If you can't sleep at night and you're working long hours, your exhaustion level is going to increase, and ultimately interfere with the relationships in your life, too.
Hewlett also found that exhaustion interfered with the intimate lives of those who work long hours, with 50 percent of these extreme workers being "so depleted and drained when they get home at night that they’re speechless — incapable of conversation."
It (Obviously) Causes Stress
Working long hours can lead to increased levels of the stress hormone cortisol, which of course takes its toll on both the body and brain. When the body is inundated with too much cortisol, the way it's supposed to function goes off course. Glucose in the bloodstream goes up, the immune system gets confused, and growth process in the body is thrown out of whack. This can lead to a wide variety of health problems like depression and anxiety, but also even bigger ones like heart disease. According to the World Heath Organization, America is the most stressed out country.
It Can Cause Depression
A 2012 study found that those who worked 11 hours a day or more were 2.5 times more likely to suffer from depression than those who only had an eight-hour day. These findings remained the same even after researchers looked into other factors such as addiction issues, job strain, and persistent illnesses. Psychiatrist Bryan Bruno at Lenox Hill Hospital in New York City has said that the majority of depression cases he deals with are "often related to work stressors."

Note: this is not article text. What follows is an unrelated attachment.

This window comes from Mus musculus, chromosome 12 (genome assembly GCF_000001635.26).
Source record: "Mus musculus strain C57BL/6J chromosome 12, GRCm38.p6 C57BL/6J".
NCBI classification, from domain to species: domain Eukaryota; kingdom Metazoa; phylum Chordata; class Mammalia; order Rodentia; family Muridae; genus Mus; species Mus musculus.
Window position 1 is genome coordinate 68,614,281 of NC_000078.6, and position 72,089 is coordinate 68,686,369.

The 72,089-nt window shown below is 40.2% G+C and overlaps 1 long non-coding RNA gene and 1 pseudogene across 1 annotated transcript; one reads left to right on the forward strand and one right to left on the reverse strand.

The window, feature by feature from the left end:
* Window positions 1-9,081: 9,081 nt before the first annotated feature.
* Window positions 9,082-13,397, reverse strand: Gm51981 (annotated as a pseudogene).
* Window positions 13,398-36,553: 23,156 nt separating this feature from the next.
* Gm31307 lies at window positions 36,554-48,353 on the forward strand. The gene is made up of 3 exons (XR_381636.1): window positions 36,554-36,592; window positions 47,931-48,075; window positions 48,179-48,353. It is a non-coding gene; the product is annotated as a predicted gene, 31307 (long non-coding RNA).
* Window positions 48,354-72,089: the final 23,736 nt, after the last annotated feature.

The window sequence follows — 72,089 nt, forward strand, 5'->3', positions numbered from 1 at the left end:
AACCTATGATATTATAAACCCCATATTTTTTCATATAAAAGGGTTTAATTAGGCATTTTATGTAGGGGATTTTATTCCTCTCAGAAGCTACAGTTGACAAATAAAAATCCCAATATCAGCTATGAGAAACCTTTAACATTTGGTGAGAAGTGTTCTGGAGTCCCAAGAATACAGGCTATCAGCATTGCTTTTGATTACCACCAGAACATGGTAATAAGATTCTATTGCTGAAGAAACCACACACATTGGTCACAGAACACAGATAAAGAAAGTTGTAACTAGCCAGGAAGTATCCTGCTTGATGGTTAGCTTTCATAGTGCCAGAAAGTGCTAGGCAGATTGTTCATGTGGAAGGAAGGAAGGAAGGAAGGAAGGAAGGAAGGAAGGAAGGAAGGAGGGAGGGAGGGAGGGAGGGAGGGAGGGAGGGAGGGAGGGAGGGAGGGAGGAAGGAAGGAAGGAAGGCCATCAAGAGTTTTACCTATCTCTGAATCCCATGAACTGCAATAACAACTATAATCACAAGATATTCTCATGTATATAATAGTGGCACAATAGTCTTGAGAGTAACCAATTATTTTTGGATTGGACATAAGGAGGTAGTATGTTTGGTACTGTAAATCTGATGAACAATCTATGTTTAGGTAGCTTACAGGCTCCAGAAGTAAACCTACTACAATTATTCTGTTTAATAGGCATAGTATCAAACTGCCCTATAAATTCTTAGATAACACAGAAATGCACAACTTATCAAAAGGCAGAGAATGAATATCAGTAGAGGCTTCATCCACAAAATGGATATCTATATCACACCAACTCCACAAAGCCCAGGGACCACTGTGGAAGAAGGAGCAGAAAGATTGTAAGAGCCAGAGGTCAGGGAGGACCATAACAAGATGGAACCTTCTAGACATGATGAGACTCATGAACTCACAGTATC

It Increases Your Risk of Injury
Even if you don't work in an industry that might seem dangerous, the U.S. National Library of Medicine National Institutes of Health has found that the longer hours you work, the more likely your chances of hurting yourself or getting sick or injured on the job. Those who worked 12 hours or more per day have a 37 percent "increased hazard rate," and those who work 60 hours a week have an increase in hazard rate of 23 percent. The Center for Disease Control attributes this to "increased discomfort and deterioration" that comes with just being on the job too long and being wiped out because of it.
It might just be time to take that vacation.